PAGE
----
Do you talk about compensation with your coworkers?

I know its an awkward conversation, but, do you talk about your compensation with your coworkers? If not, you should. In the United States you are federally protected and explicitly allowed to discuss your compensation with your coworkers. If you are a freelancer, you should absolutely be discussing wages with your fellow freelancers.

Here’s an example. I heard a story recently where two artists working in the same room for the same company on the same project and only one of the artists was making OT. Why? Because each artist had been booked by a different scheduling team. That overtime was likely worth tens of thousands of dollars. All because one artist was booked through a New York scheduler and the other was booked by a California scheduler?

Money GIF


I can in no way understand agreeing to no overtime pay. For f*** sake, you’re basically saying that you’re willing to just work infinite hours in any given day. If there’s no financial hit to the person writing the checks, why wouldn’t they just have you stay late every night and get 11 hours instead of 8, 14 instead of 10? No offense and no shame to the person you’re talking about, but it’s detrimental not only to them but to everyone else in regards to keeping this bullshit normalized.

I know this is normal in the UK, but it doesn’t make it any less stupid. Yes, the sun never sets on your empire, but you should probably get some sleep from time to time, no matter where the sun is.


There’s no British Empire. Only the Daily Mail believes there is and constantly gets upset that things are falling apart.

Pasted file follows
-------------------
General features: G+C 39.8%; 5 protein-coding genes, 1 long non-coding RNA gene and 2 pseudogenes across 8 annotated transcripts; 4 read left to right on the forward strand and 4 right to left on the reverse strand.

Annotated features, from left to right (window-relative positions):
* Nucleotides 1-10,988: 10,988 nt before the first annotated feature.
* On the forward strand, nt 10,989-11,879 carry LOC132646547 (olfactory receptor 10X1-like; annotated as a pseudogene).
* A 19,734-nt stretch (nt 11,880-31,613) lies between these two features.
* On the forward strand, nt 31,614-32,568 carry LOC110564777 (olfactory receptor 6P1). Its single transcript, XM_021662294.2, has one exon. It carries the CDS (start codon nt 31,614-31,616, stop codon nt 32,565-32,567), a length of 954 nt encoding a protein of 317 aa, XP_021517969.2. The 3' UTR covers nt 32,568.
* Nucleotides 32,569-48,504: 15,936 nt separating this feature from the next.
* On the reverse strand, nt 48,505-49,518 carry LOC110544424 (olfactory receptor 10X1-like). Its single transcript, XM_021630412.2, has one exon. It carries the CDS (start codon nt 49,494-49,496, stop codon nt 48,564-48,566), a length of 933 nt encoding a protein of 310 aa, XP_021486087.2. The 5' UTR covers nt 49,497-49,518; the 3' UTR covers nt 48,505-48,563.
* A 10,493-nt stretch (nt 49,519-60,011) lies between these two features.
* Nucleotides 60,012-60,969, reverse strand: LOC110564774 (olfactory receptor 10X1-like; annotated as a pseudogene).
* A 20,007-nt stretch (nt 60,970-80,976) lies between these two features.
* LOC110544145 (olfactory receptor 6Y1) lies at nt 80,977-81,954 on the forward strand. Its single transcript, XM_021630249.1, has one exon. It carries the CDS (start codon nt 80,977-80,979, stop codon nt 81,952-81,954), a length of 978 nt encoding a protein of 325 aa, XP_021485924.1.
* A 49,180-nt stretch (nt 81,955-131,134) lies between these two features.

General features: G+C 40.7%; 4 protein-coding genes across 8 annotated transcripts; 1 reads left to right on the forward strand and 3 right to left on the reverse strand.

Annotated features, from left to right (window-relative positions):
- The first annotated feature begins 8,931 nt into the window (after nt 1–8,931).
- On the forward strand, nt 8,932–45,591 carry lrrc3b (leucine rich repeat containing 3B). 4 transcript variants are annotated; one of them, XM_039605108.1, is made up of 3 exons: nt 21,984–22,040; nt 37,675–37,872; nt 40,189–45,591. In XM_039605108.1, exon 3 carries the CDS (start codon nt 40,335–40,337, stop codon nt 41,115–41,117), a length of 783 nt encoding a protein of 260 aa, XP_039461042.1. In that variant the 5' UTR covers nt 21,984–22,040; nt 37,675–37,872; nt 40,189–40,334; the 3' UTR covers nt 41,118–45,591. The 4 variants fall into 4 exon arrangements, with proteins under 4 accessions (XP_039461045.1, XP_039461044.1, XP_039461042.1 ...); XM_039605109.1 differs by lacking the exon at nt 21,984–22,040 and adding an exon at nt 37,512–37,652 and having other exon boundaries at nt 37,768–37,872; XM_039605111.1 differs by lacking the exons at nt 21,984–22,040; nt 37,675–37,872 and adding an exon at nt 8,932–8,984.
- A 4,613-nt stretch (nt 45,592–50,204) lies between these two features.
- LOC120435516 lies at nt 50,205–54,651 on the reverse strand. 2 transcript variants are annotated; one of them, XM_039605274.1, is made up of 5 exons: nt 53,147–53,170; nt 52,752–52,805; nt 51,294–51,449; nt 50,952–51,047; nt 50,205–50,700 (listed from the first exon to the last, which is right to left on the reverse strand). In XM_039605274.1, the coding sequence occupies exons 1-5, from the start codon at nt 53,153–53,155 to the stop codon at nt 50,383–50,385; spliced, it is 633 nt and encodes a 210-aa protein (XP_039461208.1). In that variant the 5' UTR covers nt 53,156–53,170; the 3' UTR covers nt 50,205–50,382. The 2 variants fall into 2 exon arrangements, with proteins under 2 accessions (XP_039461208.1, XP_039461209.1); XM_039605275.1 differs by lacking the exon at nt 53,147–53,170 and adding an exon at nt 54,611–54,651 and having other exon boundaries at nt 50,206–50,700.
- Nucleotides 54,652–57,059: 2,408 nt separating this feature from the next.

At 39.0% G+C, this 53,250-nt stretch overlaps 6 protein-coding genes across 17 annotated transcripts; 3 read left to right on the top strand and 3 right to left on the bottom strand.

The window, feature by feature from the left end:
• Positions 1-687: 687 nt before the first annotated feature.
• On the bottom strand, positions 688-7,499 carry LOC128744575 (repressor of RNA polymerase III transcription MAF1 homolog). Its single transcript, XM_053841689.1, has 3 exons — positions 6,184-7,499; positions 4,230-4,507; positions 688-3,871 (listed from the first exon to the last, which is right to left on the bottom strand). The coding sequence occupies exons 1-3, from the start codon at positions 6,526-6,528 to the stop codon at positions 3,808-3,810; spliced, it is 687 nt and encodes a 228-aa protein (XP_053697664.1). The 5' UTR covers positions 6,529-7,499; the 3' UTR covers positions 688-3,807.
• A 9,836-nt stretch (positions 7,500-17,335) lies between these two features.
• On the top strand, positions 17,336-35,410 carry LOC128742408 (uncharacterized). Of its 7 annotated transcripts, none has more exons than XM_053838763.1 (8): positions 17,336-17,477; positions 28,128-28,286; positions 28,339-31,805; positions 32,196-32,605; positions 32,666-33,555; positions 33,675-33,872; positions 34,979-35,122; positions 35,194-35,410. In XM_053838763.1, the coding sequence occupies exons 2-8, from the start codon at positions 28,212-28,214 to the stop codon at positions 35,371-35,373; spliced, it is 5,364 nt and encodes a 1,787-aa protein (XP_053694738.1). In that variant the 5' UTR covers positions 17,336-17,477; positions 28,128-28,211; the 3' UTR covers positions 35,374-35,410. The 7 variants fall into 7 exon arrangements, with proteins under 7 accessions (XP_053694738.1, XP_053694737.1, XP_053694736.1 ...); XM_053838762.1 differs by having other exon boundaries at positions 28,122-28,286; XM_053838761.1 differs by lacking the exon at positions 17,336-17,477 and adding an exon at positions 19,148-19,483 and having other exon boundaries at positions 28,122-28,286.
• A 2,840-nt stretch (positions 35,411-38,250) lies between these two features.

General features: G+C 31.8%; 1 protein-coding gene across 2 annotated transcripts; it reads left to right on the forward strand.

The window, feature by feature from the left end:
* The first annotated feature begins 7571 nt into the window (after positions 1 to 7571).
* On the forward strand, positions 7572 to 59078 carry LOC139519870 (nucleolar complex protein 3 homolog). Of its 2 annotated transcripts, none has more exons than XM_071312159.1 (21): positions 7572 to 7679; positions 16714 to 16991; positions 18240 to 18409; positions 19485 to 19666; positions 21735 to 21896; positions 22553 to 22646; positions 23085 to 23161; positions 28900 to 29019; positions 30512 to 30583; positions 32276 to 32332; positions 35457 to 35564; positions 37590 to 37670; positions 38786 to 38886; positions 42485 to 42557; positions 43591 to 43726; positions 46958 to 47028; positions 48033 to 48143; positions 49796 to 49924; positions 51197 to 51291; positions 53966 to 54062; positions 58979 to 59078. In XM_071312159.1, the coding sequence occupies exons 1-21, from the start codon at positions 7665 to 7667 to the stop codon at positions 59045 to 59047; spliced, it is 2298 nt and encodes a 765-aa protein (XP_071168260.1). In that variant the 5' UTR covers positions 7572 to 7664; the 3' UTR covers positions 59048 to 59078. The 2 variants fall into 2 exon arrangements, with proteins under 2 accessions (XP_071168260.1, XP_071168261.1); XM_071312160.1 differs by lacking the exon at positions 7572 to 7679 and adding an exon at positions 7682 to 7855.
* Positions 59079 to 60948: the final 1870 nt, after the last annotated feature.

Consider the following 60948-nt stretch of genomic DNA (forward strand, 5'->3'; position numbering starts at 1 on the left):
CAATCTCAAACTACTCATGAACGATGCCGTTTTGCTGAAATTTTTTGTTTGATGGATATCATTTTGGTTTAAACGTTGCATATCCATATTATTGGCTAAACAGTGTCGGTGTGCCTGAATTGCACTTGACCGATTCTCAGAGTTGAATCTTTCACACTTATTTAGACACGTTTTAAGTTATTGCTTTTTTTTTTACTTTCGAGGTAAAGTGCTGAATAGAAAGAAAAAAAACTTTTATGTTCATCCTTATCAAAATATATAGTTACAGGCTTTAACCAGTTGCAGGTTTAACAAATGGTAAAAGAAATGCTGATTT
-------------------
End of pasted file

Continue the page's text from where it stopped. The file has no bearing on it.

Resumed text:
However, that belief might reflect 52% of the country in 2016. I wonder what they might think now when jingoism does not fill the shelves of the local supermarket or light the fire at night.

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quite bizarrely, a large number of them seem to want to stick with their ludicrous decision whatever the consequences…and many if those actually believe Liz Truss is the right choice to lead the country (wasn’t an “Elizabeth Truss” a mature ladies undergarment from the 1973 Miss Mary of Sweden catalogue?)


So do you guys talk about compensation or not? :slight_smile:

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Here as staff in Germany it is more a big taboo and we mostly only exchange these infos with ‘good buddy’ coworkers after some beers


I do.

It’s a bit awkward at first and I feel like most people are still hesitant to do it, but it’s important. Pay varies wildly, with little reason.


How would you go about talking about it? What are some tips and tricks that work for you?

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When I was a staffer at MPC back in the day I think it was in the contract that you couldn’t discuss pay. They also asked everyone to opt out of the EU working time directive “or come and see the MD”.
I went freelance and doubled my salary.


I’m rather inelegant about it, usually just stating what I’m making on a given job into a conversation when relevant. It is clunky for the most part, and it’s not all that common that others share what they’re making back. I think we’re still conditioned to avoid sharing and I don’t press people on it. Comfort levels and all.

But I hope my blurting it out in conversation helps others be more comfortable and get more money.

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Better Off Dead Cash GIF by moodman

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I’d argue that it’s not normal in the UK to work unlimited hours anymore, I feel that ensuring you have a contract that limits working hours and outlines an overtime rate is imperative. Perhaps 15 years ago when Flame Artists earned the same as a city banker, things were different.
I am happy to wear it if I am allowed to quote the work and give an overall budget for a project - again to an extent. If something crops up outside the quote then renegotiation is perfectly justifiable.

Remember that as a flame (VFX) artist you have generally had at least 10 years of technical experience as well as client relationships etc. It’s a highly skilled, niche job. Never undersell yourself!


Well said on that last paragraph Angus.